New York City’s Department of Buildings said Friday that five of the six houses in which New Yorkers were killed by Wednesday’s flood were illegally converted cellar or basement apartments.
Of the 13 people found dead in the city from the storm, at least 11 were in basement units, which have long made up a significant part of New York City’s vast housing stock, a network of rentals that often lack basic safety features like more than one way to get in or out.
The department said that four of the five basement apartments where people were killed in Queens were illegal conversions, as was one on Ridgewood Avenue in Brooklyn, where another person died. Another basement apartment, on Grand Central Parkway in Queens, was a legal dwelling, the department said.
It is illegal to alter an existing building to create additional apartment units without obtaining official approval, and such apartments are often considered unsafe by authorities, given their shoddy construction, poorly installed gas and electrical systems and light and ventilation issues. Still, the apartments remain in demand, in part because they are often far cheaper than most rentals.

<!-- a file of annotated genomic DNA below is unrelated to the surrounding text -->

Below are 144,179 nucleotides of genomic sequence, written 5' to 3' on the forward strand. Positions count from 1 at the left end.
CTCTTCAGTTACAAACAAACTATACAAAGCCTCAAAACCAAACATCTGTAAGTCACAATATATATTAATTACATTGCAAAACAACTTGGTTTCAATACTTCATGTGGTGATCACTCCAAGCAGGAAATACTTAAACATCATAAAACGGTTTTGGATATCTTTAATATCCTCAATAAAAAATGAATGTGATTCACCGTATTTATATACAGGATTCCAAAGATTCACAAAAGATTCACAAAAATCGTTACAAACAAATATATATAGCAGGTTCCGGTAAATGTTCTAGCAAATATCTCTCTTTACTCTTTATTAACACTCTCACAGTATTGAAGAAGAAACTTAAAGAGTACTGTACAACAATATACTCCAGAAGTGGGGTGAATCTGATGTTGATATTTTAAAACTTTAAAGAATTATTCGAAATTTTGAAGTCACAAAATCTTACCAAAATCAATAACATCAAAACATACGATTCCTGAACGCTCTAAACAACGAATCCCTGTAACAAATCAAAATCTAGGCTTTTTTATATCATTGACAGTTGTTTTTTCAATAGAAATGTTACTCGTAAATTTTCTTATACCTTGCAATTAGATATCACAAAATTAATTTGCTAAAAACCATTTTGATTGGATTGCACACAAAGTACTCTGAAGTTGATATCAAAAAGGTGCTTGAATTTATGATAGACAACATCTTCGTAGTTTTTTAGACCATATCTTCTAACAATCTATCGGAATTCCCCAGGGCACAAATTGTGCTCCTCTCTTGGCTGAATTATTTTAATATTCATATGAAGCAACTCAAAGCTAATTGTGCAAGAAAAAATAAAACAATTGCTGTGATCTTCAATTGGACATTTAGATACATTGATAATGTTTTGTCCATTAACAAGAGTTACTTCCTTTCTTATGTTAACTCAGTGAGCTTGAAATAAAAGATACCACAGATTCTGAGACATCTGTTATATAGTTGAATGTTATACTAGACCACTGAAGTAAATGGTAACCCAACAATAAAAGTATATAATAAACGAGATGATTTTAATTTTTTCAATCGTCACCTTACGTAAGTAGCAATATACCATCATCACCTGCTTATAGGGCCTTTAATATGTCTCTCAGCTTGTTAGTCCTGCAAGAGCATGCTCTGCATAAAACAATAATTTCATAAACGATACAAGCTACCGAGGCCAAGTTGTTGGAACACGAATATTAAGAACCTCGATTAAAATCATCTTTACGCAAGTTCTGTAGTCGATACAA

The buildings department has received reports of over 1,100 properties across the city that were damaged by the storm, and its inspectors are conducting safety checks at each location.
“Our team is tirelessly conducting inspections at over a thousand properties across the five boroughs in the aftermath of Wednesday’s storm,” said the department’s commissioner, Melanie E. La Rocca. “We’ll continue doing everything we can to keep New Yorkers safe in their residences.”
Climate change has made low-lying homes increasingly treacherous, because of the likelihood of deadly flooding as a wall of water blocks what is often the only means of escape.
Last year, the department received 11,781 complaints related to units believed to be illegal conversions, down from 16,776 in 2019. So far this year it has received 8,072 such complaints.
In about half of the cases since 2011, inspectors closed the complaints because they could not gain access to the dwelling, a New York Times analysis of buildings department data shows.
Mihir Zaveri, Adam Playford and Nate Schweber contributed reporting.